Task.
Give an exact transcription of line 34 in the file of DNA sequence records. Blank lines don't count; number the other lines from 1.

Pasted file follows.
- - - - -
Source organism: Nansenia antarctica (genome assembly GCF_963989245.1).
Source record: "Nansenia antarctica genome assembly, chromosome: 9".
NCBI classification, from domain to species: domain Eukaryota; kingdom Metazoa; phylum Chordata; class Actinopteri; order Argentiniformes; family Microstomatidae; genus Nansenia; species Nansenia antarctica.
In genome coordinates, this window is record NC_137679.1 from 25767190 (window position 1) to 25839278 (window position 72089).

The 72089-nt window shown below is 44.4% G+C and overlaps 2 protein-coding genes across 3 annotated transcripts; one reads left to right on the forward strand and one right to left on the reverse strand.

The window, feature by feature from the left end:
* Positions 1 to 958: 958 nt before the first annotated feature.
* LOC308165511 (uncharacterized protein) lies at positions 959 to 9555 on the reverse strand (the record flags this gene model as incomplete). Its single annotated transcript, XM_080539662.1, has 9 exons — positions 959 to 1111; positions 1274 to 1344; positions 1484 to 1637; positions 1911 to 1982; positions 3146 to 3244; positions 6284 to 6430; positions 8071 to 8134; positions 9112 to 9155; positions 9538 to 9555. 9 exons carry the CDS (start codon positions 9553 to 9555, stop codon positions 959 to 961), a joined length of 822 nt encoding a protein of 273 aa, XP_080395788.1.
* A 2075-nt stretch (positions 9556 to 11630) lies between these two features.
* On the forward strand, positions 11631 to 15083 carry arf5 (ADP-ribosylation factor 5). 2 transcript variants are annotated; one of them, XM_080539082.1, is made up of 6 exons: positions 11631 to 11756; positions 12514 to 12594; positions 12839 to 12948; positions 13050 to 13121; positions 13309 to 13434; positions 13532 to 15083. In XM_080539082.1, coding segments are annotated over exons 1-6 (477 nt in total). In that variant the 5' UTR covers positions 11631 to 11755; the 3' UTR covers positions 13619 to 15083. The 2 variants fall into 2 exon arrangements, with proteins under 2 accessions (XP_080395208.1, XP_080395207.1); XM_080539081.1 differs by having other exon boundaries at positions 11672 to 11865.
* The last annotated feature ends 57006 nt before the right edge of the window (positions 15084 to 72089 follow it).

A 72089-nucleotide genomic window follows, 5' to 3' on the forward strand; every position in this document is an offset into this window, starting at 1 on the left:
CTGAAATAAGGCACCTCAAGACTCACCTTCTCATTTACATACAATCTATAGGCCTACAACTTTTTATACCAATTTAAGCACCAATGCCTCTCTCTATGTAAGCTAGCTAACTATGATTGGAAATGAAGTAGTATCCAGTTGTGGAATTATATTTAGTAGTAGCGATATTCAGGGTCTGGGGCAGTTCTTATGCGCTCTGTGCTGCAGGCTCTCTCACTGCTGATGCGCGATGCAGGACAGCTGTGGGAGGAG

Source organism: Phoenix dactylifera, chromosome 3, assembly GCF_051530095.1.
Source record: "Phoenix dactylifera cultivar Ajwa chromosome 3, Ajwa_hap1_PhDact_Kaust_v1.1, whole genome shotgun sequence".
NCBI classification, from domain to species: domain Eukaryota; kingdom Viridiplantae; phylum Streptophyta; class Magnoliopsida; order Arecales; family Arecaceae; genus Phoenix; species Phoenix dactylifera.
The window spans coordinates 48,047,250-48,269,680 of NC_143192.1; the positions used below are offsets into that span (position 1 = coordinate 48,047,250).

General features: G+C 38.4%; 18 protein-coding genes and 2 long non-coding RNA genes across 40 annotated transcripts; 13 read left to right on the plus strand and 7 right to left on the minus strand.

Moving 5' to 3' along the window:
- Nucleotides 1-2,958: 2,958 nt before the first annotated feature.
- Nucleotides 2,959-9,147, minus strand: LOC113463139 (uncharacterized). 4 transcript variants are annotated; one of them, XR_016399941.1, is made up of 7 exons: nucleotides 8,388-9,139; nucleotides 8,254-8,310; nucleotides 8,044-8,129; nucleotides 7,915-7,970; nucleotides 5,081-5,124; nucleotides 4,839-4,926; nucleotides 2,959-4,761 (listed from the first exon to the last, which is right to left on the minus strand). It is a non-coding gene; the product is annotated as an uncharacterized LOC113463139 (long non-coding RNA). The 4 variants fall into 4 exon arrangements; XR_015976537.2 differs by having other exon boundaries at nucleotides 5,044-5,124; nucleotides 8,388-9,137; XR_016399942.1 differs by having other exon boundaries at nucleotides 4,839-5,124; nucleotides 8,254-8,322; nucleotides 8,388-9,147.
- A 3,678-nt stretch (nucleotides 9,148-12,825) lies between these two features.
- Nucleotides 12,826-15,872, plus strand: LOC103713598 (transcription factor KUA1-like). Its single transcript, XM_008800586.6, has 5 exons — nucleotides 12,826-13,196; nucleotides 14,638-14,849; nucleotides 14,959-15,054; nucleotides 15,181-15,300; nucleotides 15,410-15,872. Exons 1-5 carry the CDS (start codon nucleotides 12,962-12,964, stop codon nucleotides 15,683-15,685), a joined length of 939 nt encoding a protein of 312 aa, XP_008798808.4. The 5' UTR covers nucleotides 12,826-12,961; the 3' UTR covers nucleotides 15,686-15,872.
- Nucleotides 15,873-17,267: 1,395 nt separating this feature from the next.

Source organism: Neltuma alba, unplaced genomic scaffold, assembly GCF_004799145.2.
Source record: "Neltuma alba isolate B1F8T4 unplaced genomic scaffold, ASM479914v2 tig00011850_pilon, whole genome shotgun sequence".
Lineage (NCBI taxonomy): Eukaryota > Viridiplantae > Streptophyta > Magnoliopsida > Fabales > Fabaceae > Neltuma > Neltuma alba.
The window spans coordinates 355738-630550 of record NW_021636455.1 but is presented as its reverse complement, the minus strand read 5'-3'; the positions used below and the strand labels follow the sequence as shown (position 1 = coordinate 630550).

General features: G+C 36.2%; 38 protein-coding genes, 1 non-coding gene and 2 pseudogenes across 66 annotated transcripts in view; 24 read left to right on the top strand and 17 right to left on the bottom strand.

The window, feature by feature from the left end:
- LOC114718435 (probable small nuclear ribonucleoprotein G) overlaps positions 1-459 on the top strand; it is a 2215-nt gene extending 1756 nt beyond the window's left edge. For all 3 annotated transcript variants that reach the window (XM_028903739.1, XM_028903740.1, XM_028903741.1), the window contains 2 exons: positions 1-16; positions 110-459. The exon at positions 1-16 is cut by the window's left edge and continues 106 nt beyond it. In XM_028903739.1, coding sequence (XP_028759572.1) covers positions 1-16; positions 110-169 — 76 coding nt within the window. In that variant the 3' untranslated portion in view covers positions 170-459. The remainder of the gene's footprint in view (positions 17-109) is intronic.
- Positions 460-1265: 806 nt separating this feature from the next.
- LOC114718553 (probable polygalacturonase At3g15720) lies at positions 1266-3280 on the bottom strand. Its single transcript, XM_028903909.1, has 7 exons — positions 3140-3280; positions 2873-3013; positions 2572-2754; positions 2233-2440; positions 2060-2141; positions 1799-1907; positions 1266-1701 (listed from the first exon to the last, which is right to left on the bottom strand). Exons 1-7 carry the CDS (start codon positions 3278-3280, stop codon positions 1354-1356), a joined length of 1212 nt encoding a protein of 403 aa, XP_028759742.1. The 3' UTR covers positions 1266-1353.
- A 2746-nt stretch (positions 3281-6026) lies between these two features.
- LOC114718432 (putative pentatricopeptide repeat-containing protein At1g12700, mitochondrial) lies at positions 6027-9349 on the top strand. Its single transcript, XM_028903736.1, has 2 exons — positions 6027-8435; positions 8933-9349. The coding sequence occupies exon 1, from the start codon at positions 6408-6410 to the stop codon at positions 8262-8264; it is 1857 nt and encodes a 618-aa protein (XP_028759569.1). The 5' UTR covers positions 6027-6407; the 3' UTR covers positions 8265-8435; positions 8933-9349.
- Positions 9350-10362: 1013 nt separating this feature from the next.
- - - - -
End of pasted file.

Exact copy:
- A 2746-nt stretch (positions 3281-6026) lies between these two features.